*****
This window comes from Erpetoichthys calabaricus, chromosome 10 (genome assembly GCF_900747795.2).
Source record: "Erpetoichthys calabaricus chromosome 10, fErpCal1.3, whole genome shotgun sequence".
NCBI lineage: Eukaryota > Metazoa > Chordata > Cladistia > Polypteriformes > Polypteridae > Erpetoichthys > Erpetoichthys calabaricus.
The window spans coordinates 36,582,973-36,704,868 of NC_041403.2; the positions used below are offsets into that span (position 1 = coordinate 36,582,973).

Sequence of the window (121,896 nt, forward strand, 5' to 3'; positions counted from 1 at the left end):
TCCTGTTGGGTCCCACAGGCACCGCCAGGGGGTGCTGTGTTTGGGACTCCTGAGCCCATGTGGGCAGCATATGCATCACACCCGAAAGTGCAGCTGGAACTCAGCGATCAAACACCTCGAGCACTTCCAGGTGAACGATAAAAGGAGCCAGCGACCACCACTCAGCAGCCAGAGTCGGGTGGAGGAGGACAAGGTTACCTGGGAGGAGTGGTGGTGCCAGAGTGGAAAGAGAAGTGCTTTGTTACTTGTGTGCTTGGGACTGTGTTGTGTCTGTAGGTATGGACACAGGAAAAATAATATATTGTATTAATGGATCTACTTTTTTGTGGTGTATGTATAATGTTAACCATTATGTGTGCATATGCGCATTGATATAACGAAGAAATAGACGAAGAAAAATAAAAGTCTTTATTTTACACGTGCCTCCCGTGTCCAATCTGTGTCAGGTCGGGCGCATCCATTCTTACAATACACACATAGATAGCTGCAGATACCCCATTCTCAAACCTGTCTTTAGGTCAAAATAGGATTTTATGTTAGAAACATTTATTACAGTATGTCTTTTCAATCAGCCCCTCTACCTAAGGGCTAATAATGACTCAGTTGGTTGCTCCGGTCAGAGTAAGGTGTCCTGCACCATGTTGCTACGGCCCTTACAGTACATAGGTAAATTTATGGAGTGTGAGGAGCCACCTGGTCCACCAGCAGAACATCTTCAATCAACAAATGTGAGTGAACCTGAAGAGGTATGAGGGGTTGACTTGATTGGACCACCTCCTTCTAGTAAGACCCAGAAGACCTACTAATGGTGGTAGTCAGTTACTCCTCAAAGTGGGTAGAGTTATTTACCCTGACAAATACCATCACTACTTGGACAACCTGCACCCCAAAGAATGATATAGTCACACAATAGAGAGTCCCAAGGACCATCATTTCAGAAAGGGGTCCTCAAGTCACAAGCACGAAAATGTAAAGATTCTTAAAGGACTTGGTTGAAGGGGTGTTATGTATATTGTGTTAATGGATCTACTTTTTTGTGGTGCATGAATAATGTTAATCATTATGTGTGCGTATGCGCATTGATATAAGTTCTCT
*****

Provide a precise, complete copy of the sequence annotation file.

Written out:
This window comes from Erpetoichthys calabaricus, chromosome 10 (genome assembly GCF_900747795.2).
Source record: "Erpetoichthys calabaricus chromosome 10, fErpCal1.3, whole genome shotgun sequence".
NCBI lineage: Eukaryota > Metazoa > Chordata > Cladistia > Polypteriformes > Polypteridae > Erpetoichthys > Erpetoichthys calabaricus.
The window spans coordinates 36,582,973-36,704,868 of NC_041403.2; the positions used below are offsets into that span (position 1 = coordinate 36,582,973).

Sequence of the window (121,896 nt, forward strand, 5' to 3'; positions counted from 1 at the left end):
TCCTGTTGGGTCCCACAGGCACCGCCAGGGGGTGCTGTGTTTGGGACTCCTGAGCCCATGTGGGCAGCATATGCATCACACCCGAAAGTGCAGCTGGAACTCAGCGATCAAACACCTCGAGCACTTCCAGGTGAACGATAAAAGGAGCCAGCGACCACCACTCAGCAGCCAGAGTCGGGTGGAGGAGGACAAGGTTACCTGGGAGGAGTGGTGGTGCCAGAGTGGAAAGAGAAGTGCTTTGTTACTTGTGTGCTTGGGACTGTGTTGTGTCTGTAGGTATGGACACAGGAAAAATAATATATTGTATTAATGGATCTACTTTTTTGTGGTGTATGTATAATGTTAACCATTATGTGTGCATATGCGCATTGATATAACGAAGAAATAGACGAAGAAAAATAAAAGTCTTTATTTTACACGTGCCTCCCGTGTCCAATCTGTGTCAGGTCGGGCGCATCCATTCTTACAATACACACATAGATAGCTGCAGATACCCCATTCTCAAACCTGTCTTTAGGTCAAAATAGGATTTTATGTTAGAAACATTTATTACAGTATGTCTTTTCAATCAGCCCCTCTACCTAAGGGCTAATAATGACTCAGTTGGTTGCTCCGGTCAGAGTAAGGTGTCCTGCACCATGTTGCTACGGCCCTTACAGTACATAGGTAAATTTATGGAGTGTGAGGAGCCACCTGGTCCACCAGCAGAACATCTTCAATCAACAAATGTGAGTGAACCTGAAGAGGTATGAGGGGTTGACTTGATTGGACCACCTCCTTCTAGTAAGACCCAGAAGACCTACTAATGGTGGTAGTCAGTTACTCCTCAAAGTGGGTAGAGTTATTTACCCTGACAAATACCATCACTACTTGGACAACCTGCACCCCAAAGAATGATATAGTCACACAATAGAGAGTCCCAAGGACCATCATTTCAGAAAGGGGTCCTCAAGTCACAAGCACGAAAATGTAAAGATTCTTAAAGGACTTGGTTGAAGGGGTGTTATGTATATTGTGTTAATGGATCTACTTTTTTGTGGTGCATGAATAATGTTAATCATTATGTGTGCGTATGCGCATTGATATAAGTTCTCT